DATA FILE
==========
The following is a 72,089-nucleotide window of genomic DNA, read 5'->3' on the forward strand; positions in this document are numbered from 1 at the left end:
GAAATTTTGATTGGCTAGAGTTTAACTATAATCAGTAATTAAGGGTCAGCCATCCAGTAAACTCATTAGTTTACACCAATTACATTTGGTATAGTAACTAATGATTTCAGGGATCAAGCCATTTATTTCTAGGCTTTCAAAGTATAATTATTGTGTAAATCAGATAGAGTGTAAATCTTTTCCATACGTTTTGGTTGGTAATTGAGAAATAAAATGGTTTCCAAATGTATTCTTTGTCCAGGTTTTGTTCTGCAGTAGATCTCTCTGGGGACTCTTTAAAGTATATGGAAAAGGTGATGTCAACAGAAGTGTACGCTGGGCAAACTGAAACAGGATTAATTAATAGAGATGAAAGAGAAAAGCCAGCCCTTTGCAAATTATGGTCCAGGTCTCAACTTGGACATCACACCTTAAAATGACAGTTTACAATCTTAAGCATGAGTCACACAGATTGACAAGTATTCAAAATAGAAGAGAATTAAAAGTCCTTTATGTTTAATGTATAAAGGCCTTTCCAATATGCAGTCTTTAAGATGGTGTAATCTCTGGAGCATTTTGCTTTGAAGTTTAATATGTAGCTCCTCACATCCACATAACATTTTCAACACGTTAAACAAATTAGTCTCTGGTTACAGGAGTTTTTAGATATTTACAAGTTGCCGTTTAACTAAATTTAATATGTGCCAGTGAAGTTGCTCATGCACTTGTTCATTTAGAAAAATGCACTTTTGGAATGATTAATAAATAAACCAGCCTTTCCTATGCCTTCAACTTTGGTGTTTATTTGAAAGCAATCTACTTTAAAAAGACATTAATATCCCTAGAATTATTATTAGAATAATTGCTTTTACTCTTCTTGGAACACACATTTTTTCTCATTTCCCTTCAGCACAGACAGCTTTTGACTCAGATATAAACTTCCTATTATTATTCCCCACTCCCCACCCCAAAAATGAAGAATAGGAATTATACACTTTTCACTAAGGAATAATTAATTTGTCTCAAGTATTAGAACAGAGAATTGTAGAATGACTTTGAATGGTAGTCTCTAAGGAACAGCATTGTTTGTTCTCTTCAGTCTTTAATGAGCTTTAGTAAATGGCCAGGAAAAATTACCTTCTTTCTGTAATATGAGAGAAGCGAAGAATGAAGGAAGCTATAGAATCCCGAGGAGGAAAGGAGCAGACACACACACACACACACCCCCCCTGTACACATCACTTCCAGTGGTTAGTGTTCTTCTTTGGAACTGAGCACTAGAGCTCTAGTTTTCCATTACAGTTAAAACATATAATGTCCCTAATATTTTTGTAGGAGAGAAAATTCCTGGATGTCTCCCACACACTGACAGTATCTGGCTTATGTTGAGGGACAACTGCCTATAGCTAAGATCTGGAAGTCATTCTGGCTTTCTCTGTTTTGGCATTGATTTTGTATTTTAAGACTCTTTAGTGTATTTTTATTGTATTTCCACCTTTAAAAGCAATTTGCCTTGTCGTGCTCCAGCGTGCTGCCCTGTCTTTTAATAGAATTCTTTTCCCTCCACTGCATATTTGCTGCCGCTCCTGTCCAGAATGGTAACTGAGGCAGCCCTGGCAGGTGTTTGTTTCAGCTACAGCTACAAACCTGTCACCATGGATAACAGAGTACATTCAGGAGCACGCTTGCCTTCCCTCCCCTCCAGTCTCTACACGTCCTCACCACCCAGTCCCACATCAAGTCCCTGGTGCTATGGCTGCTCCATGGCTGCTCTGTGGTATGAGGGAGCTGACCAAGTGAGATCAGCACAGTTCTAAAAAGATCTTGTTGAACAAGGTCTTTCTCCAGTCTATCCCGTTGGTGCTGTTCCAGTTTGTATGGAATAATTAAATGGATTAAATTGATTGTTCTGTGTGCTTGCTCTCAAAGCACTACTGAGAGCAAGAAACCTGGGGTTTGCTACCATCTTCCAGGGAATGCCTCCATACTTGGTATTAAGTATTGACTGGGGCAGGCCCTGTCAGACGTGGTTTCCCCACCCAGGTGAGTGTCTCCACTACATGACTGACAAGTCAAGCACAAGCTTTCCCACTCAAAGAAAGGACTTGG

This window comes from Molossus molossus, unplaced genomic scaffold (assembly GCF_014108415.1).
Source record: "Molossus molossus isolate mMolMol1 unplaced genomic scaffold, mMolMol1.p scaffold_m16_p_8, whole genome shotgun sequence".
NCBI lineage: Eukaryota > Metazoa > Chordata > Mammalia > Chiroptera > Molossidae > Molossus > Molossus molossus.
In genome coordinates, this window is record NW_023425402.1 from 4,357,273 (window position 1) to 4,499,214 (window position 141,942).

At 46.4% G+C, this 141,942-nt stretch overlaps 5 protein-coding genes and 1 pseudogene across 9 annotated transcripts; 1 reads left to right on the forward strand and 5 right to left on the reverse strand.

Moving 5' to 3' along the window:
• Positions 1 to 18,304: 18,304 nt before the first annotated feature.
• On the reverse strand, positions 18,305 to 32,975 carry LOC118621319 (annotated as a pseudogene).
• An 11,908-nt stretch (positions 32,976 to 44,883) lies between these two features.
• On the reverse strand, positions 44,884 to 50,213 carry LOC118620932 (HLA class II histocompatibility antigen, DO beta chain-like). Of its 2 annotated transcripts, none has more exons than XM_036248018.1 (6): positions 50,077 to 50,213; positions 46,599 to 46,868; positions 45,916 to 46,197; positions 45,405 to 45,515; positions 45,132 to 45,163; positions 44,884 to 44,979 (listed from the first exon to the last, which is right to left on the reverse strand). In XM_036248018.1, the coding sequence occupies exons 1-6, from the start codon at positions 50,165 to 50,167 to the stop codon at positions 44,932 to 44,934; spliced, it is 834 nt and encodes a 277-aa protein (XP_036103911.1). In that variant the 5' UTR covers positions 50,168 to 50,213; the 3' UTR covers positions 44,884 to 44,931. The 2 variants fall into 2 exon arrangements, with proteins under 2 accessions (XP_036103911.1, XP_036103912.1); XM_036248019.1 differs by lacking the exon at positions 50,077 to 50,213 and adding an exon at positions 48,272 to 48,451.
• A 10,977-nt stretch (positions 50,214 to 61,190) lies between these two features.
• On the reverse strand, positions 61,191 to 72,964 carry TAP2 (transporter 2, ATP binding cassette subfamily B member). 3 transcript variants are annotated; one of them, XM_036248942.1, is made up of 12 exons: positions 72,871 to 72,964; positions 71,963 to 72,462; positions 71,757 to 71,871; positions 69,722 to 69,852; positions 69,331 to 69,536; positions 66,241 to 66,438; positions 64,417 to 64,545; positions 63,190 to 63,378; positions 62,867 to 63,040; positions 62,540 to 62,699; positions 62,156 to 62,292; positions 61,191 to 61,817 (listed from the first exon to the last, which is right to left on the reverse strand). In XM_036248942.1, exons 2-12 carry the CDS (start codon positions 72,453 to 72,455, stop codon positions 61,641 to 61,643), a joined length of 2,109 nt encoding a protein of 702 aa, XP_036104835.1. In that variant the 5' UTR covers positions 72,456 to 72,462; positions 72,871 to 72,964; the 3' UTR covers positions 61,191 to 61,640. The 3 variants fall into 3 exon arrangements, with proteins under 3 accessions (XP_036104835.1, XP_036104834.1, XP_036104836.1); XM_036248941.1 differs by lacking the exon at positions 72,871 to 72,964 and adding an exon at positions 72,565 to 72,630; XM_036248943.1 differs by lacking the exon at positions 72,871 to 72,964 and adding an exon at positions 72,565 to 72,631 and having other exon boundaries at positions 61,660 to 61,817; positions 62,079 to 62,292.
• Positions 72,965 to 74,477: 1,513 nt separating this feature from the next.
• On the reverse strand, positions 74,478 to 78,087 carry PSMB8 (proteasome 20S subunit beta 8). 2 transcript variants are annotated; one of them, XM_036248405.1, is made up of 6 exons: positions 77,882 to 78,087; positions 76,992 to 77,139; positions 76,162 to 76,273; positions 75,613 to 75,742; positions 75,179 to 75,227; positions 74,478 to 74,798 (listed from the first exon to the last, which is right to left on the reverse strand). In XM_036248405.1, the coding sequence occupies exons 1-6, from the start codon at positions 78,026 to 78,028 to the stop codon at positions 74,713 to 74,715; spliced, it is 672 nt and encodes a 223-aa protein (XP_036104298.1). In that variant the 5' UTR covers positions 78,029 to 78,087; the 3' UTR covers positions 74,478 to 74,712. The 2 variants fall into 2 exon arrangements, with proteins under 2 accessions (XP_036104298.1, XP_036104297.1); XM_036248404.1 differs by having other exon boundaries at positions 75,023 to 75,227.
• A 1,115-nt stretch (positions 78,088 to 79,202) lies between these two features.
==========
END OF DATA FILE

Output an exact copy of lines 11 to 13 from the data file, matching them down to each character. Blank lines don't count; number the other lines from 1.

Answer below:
• An 11,908-nt stretch (positions 32,976 to 44,883) lies between these two features.
• On the reverse strand, positions 44,884 to 50,213 carry LOC118620932 (HLA class II histocompatibility antigen, DO beta chain-like). Of its 2 annotated transcripts, none has more exons than XM_036248018.1 (6): positions 50,077 to 50,213; positions 46,599 to 46,868; positions 45,916 to 46,197; positions 45,405 to 45,515; positions 45,132 to 45,163; positions 44,884 to 44,979 (listed from the first exon to the last, which is right to left on the reverse strand). In XM_036248018.1, the coding sequence occupies exons 1-6, from the start codon at positions 50,165 to 50,167 to the stop codon at positions 44,932 to 44,934; spliced, it is 834 nt and encodes a 277-aa protein (XP_036103911.1). In that variant the 5' UTR covers positions 50,168 to 50,213; the 3' UTR covers positions 44,884 to 44,931. The 2 variants fall into 2 exon arrangements, with proteins under 2 accessions (XP_036103911.1, XP_036103912.1); XM_036248019.1 differs by lacking the exon at positions 50,077 to 50,213 and adding an exon at positions 48,272 to 48,451.
• A 10,977-nt stretch (positions 50,214 to 61,190) lies between these two features.